The Dallas/Fort Worth Star-Telegram on the Norma McCorvey Rule 60 story.
"Sarah Weddington, the abortion rights activist and attorney who originally represented McCorvey, said she doubts the court will take McCorvey's request seriously.
'The chances of it getting to the Supreme Court are so small that we might as well talk about the moon falling out of the sky first,' Weddington said. 'The only thing I can imagine is that Norma McCorvey hasn't been getting much publicity lately and was out to get some.'"
From a position of nearly complete ignorance about Rule 60 motions, I'm inclined to agree with Sarah Weddington about the legal prospects.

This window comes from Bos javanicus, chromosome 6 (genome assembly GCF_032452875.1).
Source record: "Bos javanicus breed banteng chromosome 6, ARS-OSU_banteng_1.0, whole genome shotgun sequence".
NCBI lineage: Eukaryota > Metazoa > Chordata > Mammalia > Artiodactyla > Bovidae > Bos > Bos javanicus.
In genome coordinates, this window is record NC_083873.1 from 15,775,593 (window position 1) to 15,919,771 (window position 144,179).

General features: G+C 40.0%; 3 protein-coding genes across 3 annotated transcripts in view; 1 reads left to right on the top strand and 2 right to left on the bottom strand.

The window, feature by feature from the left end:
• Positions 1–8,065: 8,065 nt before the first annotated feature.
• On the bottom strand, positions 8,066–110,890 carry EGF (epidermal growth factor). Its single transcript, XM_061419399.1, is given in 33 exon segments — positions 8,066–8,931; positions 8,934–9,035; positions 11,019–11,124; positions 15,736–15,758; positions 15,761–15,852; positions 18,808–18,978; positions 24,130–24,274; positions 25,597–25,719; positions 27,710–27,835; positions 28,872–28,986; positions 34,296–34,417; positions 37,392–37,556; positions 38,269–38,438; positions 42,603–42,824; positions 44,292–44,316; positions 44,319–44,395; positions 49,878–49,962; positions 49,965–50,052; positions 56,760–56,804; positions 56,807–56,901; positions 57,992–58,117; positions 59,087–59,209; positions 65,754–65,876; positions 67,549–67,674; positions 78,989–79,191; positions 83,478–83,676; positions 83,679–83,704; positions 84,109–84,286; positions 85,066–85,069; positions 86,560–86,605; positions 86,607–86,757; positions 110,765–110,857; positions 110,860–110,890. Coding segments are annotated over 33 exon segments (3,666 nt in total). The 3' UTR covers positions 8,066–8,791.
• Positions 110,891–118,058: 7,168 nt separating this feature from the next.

However, I suppose that part of the point of filing the lawsuit was to offer the feminist left a chance to offer contemptuous, hostile comments that reveal their inner meanspiritedness, so that's on track.
For more snarky quotes from the feminist left, see the BBC's coverage.
Also in the Dallas paper:
"To support the argument, Parker and his legal team from The Justice Foundation, based in San Antonio, have gathered affidavits from 1,000 women who have had abortions. In the documents, they describe physical pain and emotional trauma that they said resulted from their abortions."
Well, that's what they said, anyway.
Here's a page where you can click through and read some of the affidavits. (I've been remiss and haven't filed one myself. Have to get with that.)
Here's the coverage in the Houston Chronicle and here we have a column by Joseph Farah.